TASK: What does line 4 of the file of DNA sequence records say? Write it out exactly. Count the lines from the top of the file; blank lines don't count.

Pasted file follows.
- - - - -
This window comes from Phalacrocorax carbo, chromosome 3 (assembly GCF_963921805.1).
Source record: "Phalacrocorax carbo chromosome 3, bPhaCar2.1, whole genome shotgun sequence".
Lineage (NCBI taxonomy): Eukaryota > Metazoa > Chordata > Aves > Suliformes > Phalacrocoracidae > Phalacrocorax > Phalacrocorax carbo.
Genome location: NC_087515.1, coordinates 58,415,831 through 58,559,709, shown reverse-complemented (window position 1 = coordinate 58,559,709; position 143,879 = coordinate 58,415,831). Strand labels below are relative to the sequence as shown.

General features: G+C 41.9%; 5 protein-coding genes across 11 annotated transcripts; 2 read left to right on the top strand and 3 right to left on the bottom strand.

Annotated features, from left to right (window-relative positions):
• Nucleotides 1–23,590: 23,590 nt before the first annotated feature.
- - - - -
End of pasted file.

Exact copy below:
Genome location: NC_087515.1, coordinates 58,415,831 through 58,559,709, shown reverse-complemented (window position 1 = coordinate 58,559,709; position 143,879 = coordinate 58,415,831). Strand labels below are relative to the sequence as shown.